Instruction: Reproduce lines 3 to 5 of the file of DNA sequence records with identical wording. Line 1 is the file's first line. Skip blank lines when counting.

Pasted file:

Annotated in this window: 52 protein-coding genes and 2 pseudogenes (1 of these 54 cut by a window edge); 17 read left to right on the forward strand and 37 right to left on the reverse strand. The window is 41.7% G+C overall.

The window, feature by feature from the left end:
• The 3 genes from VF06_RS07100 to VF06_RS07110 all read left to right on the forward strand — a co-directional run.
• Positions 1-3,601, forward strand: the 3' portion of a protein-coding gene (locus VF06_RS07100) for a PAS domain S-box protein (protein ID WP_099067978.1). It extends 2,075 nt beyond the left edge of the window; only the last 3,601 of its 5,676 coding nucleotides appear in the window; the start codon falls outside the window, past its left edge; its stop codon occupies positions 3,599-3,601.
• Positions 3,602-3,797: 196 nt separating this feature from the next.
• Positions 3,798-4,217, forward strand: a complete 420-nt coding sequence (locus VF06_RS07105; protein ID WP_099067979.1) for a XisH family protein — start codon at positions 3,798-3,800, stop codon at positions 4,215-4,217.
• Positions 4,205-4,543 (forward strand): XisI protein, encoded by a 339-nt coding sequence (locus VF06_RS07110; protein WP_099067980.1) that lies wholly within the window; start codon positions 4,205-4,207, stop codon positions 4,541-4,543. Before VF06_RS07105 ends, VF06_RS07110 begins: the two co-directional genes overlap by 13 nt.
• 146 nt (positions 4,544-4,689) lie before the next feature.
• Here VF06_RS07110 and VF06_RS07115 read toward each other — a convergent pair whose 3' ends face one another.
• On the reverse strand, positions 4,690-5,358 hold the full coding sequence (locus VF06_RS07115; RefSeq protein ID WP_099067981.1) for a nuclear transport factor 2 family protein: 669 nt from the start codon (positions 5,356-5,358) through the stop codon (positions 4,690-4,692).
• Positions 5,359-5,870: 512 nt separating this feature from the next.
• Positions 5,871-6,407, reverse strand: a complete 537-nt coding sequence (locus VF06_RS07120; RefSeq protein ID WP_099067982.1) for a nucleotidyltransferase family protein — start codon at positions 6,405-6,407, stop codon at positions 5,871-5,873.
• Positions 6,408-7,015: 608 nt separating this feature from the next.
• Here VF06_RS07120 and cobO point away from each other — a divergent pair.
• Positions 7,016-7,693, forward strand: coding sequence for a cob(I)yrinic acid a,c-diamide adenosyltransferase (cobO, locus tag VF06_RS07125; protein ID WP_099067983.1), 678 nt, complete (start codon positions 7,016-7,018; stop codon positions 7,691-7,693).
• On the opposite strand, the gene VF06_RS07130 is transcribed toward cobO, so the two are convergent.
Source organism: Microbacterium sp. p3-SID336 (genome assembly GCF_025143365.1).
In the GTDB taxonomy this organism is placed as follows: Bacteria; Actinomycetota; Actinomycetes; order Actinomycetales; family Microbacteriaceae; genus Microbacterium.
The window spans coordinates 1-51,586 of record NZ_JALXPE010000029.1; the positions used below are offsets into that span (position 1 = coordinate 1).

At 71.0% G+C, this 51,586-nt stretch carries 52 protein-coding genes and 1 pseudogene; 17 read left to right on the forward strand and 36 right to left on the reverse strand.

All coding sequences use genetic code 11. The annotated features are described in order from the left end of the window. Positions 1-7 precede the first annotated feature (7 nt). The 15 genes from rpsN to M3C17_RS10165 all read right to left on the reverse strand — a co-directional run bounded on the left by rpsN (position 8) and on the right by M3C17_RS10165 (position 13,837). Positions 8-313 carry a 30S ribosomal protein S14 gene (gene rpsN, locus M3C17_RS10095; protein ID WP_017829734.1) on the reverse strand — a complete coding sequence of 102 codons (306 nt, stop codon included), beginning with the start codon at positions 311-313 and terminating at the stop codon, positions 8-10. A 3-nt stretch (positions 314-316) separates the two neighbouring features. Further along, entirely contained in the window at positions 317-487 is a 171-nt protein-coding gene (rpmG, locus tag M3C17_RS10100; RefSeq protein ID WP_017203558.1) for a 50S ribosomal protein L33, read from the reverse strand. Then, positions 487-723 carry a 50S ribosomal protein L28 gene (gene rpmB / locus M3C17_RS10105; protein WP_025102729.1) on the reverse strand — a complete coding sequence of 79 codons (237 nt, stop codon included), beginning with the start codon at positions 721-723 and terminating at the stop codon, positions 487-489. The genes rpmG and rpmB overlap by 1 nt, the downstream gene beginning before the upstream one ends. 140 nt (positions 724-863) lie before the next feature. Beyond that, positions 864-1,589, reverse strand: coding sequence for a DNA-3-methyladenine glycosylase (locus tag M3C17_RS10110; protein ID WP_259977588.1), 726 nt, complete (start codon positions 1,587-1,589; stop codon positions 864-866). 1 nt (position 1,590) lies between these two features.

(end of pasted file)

• The 3 genes from VF06_RS07100 to VF06_RS07110 all read left to right on the forward strand — a co-directional run.
• Positions 1-3,601, forward strand: the 3' portion of a protein-coding gene (locus VF06_RS07100) for a PAS domain S-box protein (protein ID WP_099067978.1). It extends 2,075 nt beyond the left edge of the window; only the last 3,601 of its 5,676 coding nucleotides appear in the window; the start codon falls outside the window, past its left edge; its stop codon occupies positions 3,599-3,601.
• Positions 3,602-3,797: 196 nt separating this feature from the next.